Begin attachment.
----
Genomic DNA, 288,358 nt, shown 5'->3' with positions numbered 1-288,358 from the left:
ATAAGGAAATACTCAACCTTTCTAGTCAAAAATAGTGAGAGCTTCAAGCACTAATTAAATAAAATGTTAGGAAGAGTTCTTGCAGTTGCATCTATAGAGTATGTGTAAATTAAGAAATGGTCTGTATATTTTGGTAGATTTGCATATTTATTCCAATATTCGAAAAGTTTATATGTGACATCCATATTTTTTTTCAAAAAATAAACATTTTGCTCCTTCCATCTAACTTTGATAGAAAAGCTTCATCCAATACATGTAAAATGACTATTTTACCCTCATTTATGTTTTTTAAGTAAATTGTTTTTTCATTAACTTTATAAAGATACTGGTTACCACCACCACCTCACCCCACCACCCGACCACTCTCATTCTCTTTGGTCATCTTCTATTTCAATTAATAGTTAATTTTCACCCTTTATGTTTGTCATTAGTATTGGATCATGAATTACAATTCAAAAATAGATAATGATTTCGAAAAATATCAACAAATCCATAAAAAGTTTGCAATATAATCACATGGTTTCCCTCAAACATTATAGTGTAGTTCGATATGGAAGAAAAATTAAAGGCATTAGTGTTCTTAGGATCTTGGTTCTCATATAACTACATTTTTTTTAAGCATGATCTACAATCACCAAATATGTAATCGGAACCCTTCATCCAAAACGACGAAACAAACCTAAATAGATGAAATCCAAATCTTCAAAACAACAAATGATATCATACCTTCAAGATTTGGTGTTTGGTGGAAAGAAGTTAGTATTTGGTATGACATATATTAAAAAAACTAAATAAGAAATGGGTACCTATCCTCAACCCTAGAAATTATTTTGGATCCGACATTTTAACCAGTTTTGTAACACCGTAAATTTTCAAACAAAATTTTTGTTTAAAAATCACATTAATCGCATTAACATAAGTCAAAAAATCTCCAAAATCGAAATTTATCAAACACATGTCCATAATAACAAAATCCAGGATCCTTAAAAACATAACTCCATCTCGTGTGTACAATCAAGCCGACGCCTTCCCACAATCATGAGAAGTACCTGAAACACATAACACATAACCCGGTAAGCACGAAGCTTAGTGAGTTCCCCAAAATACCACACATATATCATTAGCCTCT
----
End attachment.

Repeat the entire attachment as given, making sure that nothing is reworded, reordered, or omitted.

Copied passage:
Genomic DNA, 288,358 nt, shown 5'->3' with positions numbered 1-288,358 from the left:
ATAAGGAAATACTCAACCTTTCTAGTCAAAAATAGTGAGAGCTTCAAGCACTAATTAAATAAAATGTTAGGAAGAGTTCTTGCAGTTGCATCTATAGAGTATGTGTAAATTAAGAAATGGTCTGTATATTTTGGTAGATTTGCATATTTATTCCAATATTCGAAAAGTTTATATGTGACATCCATATTTTTTTTCAAAAAATAAACATTTTGCTCCTTCCATCTAACTTTGATAGAAAAGCTTCATCCAATACATGTAAAATGACTATTTTACCCTCATTTATGTTTTTTAAGTAAATTGTTTTTTCATTAACTTTATAAAGATACTGGTTACCACCACCACCTCACCCCACCACCCGACCACTCTCATTCTCTTTGGTCATCTTCTATTTCAATTAATAGTTAATTTTCACCCTTTATGTTTGTCATTAGTATTGGATCATGAATTACAATTCAAAAATAGATAATGATTTCGAAAAATATCAACAAATCCATAAAAAGTTTGCAATATAATCACATGGTTTCCCTCAAACATTATAGTGTAGTTCGATATGGAAGAAAAATTAAAGGCATTAGTGTTCTTAGGATCTTGGTTCTCATATAACTACATTTTTTTTAAGCATGATCTACAATCACCAAATATGTAATCGGAACCCTTCATCCAAAACGACGAAACAAACCTAAATAGATGAAATCCAAATCTTCAAAACAACAAATGATATCATACCTTCAAGATTTGGTGTTTGGTGGAAAGAAGTTAGTATTTGGTATGACATATATTAAAAAAACTAAATAAGAAATGGGTACCTATCCTCAACCCTAGAAATTATTTTGGATCCGACATTTTAACCAGTTTTGTAACACCGTAAATTTTCAAACAAAATTTTTGTTTAAAAATCACATTAATCGCATTAACATAAGTCAAAAAATCTCCAAAATCGAAATTTATCAAACACATGTCCATAATAACAAAATCCAGGATCCTTAAAAACATAACTCCATCTCGTGTGTACAATCAAGCCGACGCCTTCCCACAATCATGAGAAGTACCTGAAACACATAACACATAACCCGGTAAGCACGAAGCTTAGTGAGTTCCCCAAAATACCACACATATATCATTAGCCTCT